JOURNAL ARTICLE

Accuracy of upper thoracic pedicle screw placement using three-dimensional image guidance

Jonathan M Bledsoe, Doug Fenton, Jeremy L Fogelson, Eric W Nottmeier
Spine Journal: Official Journal of the North American Spine Society 2009, 9 (10): 817-21
19664966

BACKGROUND CONTEXT: Pedicle screw malposition rates using conventional techniques have been reported to occur with a frequency of 6% to 41%. The upper thoracic spine (T1-T3) is a challenging area for pedicle screw placement secondary to the small size of the pedicles, the inability to visualize this area with lateral fluoroscopy, and significant consequences for malpositioned screws. We describe our experience placing 150 pedicle screws in the T1-T3 levels using three-dimensional (3D) image guidance.

PURPOSE: The aim of this study was to assess the accuracy of 3D image guidance for placing pedicle screws in the first three thoracic vertebrae.

STUDY DESIGN: The accuracy of pedicle screw placement in the first three thoracic vertebrae was evaluated using postoperative thin-section computed tomography (CT) scans of the cervicothoracic region.

PATIENT SAMPLE: Thirty-four patients who underwent cervicothoracic fusion were included.

OUTCOME MEASURES: Radiological investigation with CT scans was performed during the postoperative period.

METHODS: Thirty-four consecutive patients underwent cervicothoracic instrumentation and fusion for a total of 150 pedicle screws placed in the first three thoracic vertebrae. All screws were placed using 3D image guidance. Medical records and postoperative imaging of the cervicothoracic junction for each patient were retrospectively reviewed. An independent radiologist reviewed the placement of the pedicle screws and assessed for pedicle breach. All cortical violations were reported as Grade 1, 0 to 2 mm; Grade 2, 2 to 4 mm; and Grade 3, greater than 4 mm.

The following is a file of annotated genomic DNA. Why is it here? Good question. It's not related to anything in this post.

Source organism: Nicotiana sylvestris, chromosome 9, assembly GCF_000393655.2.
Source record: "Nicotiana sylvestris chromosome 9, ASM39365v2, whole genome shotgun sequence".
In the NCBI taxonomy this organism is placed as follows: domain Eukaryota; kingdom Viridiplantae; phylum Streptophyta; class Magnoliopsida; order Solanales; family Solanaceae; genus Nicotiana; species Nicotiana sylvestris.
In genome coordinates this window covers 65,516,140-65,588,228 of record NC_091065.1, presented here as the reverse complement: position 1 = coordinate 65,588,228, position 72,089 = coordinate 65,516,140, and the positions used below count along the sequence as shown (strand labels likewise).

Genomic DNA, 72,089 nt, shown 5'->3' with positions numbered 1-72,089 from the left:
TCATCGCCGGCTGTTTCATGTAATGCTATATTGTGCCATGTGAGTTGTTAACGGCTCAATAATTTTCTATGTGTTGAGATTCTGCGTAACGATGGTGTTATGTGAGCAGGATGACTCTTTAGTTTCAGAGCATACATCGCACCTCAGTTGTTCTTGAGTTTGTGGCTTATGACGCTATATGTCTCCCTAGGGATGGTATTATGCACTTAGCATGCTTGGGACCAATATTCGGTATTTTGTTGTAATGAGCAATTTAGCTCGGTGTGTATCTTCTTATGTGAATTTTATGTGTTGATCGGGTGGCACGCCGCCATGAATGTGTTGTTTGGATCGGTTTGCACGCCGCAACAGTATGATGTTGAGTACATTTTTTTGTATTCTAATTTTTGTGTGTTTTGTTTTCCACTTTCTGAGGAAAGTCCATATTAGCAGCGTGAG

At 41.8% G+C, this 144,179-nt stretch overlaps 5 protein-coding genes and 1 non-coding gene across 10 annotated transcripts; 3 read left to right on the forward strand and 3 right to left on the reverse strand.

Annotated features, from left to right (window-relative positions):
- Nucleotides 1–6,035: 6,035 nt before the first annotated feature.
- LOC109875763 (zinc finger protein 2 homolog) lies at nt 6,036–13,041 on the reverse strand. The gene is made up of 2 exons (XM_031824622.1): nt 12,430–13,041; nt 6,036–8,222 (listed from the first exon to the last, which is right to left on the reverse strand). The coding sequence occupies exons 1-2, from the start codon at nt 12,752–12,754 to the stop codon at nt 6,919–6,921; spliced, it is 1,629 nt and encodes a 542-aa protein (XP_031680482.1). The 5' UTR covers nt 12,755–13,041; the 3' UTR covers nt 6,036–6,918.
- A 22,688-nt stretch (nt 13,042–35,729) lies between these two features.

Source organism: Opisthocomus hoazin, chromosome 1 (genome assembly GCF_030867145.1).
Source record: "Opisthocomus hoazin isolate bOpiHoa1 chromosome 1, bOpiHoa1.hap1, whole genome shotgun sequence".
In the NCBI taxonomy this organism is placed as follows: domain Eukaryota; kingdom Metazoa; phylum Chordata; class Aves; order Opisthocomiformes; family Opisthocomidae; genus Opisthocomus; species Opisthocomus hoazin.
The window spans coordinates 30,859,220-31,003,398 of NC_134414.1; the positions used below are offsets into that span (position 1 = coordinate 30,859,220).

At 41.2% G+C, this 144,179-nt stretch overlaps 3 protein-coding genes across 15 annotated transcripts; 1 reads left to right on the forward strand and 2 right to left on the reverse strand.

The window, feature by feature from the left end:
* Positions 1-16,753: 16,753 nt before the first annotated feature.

RESULTS: Overall, 140 (93.3%) out of 150 screws were contained solely in the desired pedicle. All 10 pedicle violations were Grade 1. The direction of pedicle violation included three medial, four inferior, two superior, and one minor anterolateral vertebral body. No complication occurred as a result of screw placement or the use of image guidance.

CONCLUSIONS: Upper thoracic pedicle screw placement is technically demanding as a result of variable pedicle anatomy and difficulty with two-dimensional visualization. This study demonstrates the accuracy and reliability of 3D image guidance when placing pedicle screws in this region. Advantages of this technology in our practice include safe and accurate placement of spinal instrumentation with little to no radiation exposure to the surgeon and operating room staff.

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